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Re: Strawman proposal for Representation header

From: Mark Nottingham <mark.nottingham@bea.com>
Date: Tue, 11 Nov 2003 10:44:12 -0800
Message-Id: <0ABE352F-1477-11D8-B1C1-00039396E15A@bea.com>
Cc: "Xml-Dist-App@W3. Org" <xml-dist-app@w3.org>
To: "Martin Gudgin" <mgudgin@microsoft.com>


On Nov 7, 2003, at 9:50 AM, Martin Gudgin wrote:
> My own take is that this approach is actually the reverse of what we
> actually want.

Going XML->MIME is easier, because there are questions of 
canonicalizing MIME headers (e.g., multiple header folding w/ commas, 
multiple-line headers, etc.). See all of RFC2822 Section 2.2.


> I suggest that we actually start by deciding what
> metadata we care about in two cases:
>
> a. On a Representation element information item
> b. On an arbitrary element information item whose content is in
> canonical base64
>
> and then define a mapping from that metadata to the appropriate MIME
> headers.
>
> Part of my action was to attempt a classification of MIME headers into
> two 'buckets' along the lines of a and b above. I have not had time to
> do this. Apologies.

It might be good to think of these as two separate cases; It might be 
good to have a generic representation mechanism that doesn't have any 
special knowledge of particular headers, e.g.,

<foo:Representation>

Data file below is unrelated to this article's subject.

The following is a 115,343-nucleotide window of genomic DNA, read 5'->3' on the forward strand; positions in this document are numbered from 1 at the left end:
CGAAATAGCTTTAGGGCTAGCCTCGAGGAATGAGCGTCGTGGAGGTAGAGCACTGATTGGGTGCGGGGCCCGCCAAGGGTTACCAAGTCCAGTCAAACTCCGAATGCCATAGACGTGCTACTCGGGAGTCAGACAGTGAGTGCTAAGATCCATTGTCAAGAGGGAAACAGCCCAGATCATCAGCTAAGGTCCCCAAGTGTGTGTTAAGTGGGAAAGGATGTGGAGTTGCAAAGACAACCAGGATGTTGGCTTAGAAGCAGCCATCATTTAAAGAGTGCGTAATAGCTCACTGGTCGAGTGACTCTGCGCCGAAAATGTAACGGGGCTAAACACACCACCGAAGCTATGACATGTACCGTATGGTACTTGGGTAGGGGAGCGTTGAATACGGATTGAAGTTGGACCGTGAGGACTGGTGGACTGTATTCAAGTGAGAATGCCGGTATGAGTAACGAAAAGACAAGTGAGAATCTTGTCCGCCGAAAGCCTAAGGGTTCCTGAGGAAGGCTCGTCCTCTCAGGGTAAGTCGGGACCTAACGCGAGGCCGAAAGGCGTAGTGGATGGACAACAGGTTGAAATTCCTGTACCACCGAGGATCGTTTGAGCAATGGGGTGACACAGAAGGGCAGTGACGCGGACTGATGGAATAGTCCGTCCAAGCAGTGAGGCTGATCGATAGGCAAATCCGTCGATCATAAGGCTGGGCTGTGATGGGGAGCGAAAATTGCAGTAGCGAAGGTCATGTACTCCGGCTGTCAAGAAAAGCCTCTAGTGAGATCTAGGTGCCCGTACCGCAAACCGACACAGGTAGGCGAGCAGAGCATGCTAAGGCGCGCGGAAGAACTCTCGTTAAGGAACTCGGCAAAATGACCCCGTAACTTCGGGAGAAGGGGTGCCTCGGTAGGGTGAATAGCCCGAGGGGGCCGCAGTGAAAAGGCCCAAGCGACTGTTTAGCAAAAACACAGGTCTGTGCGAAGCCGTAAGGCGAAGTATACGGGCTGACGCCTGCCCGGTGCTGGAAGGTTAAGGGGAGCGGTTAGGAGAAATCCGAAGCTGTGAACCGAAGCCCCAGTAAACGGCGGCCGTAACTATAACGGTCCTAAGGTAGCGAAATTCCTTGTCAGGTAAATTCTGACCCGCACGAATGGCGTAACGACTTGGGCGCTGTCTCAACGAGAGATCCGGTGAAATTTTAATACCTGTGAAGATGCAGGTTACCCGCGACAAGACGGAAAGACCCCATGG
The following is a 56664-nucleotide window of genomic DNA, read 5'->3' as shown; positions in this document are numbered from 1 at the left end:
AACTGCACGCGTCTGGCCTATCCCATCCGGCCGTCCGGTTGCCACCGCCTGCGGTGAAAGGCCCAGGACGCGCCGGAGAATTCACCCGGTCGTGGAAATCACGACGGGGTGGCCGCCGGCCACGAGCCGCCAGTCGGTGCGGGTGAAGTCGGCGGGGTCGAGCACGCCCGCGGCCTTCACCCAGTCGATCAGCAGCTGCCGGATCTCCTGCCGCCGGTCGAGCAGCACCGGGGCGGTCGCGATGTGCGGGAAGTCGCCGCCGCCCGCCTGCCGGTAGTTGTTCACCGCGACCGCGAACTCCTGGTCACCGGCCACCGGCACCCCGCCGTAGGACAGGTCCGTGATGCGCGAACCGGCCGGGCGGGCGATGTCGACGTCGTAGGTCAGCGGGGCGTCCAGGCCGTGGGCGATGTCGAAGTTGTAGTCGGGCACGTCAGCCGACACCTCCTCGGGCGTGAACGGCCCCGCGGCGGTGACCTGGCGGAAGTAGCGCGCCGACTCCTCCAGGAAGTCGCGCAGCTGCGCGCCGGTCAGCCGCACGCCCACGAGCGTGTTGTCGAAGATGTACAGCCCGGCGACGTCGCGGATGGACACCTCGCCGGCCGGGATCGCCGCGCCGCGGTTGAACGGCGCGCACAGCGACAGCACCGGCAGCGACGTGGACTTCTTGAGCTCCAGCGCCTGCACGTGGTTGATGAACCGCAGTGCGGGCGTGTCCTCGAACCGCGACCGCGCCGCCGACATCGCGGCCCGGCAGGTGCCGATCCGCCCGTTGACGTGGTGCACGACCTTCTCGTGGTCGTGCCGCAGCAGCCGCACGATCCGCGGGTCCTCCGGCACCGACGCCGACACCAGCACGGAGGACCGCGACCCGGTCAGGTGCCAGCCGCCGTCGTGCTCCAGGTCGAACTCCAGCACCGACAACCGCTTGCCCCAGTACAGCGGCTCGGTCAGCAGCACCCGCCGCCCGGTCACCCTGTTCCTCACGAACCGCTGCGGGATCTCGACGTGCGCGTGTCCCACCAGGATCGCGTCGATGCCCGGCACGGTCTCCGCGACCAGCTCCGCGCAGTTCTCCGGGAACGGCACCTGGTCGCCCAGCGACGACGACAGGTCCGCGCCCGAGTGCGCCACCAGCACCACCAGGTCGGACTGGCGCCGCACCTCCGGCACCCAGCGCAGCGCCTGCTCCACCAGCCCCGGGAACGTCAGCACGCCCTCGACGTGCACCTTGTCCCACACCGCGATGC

<header name="Content-Type">text/plain</header>
    <header name="whatever">bazbarbat</header>
    <body>...</body>
</foo:Representation>

Whilst having something that is more specialized for marking arbitrary 
content;

<x:Picture m:content-type="image/jpg">...</x:Picture>

It's important to make the field name an attribute value, rather than 
the localname of an element or attribute; this is because of hte 
allowable syntax of a field-name;

> A field name MUST be composed of printable US-ASCII characters (i.e., 
> characters that have values between 33 and 126, inclusive), except 
> colon.

So, it would be very easy to find some MIME or MIME-like headers that 
wouldn't be legal QNames (e.g., the HTTP Extension Framework puts 
headers in name spaces by prefixing them with integers).

Regarding the set of headers to be included in (b), I'd be inclined to 
keep it very, very small; a good starting point is restricting it to 
anything that starts with "content-", because RFC2045 says:

> Any field not beginning with "content-" can have no defined meaning 
> and may be ignored.

in the definition of MIME-part-headers. My suggestion: limit it to our 
media/content type header. Why? Arguably, content-language and xml:lang 
do the same thing, content-type and content-transfer-encoding both may 
contribute to xsi:type, and Content-ID to xml:id (if it ever joins us). 
Content-Location and Content-Disposition are interesting ones, but 
perhaps we should wait for use cases...

--
Mark Nottingham   Principal Technologist
Office of the CTO   BEA Systems
Received on Tuesday, 11 November 2003 13:44:17 GMT

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